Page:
For thousands of miles around the Roman Mediterranean, foreign slaves were as much a part of the landscape as the fields and farms on which they worked, their presence as undisputed as sea, clouds, and mountains. Anyone might be a slave or might be free. Many in their lifetimes would be both. It was a matter of mutable fortune, part of the conditions of life for rich and poor, black, brown, and white, for Germans, Africans, and Gauls, a status so ubiquitous and little challenged that it leaves a huge challenge now to anyone who wants to comprehend it. Poetry and pottery, theater and history books can all play their variously deceptive parts in our imaginations. None gives a picture that is complete.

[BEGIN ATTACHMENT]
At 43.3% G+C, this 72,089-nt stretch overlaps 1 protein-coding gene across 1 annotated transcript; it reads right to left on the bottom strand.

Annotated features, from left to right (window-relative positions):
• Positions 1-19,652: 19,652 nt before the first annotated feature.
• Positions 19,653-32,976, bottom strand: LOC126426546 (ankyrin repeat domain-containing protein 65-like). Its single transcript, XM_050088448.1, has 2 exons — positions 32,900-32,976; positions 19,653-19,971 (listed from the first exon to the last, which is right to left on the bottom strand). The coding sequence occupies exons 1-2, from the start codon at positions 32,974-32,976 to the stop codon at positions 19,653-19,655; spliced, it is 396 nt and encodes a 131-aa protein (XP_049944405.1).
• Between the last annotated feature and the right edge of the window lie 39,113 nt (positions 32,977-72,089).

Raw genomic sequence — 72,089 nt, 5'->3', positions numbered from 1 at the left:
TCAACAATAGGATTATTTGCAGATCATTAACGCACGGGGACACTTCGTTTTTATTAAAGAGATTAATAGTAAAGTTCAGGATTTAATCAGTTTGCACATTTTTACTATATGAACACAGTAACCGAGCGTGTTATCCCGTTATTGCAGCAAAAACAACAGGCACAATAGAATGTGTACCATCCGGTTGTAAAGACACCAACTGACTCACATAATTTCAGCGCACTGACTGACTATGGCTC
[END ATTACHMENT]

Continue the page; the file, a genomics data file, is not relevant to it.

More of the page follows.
Wednesday, March 23, 2011
Labor economy ...
... Peter Stothard on Tools of the Trade. (Hat tip, Dave Lull.)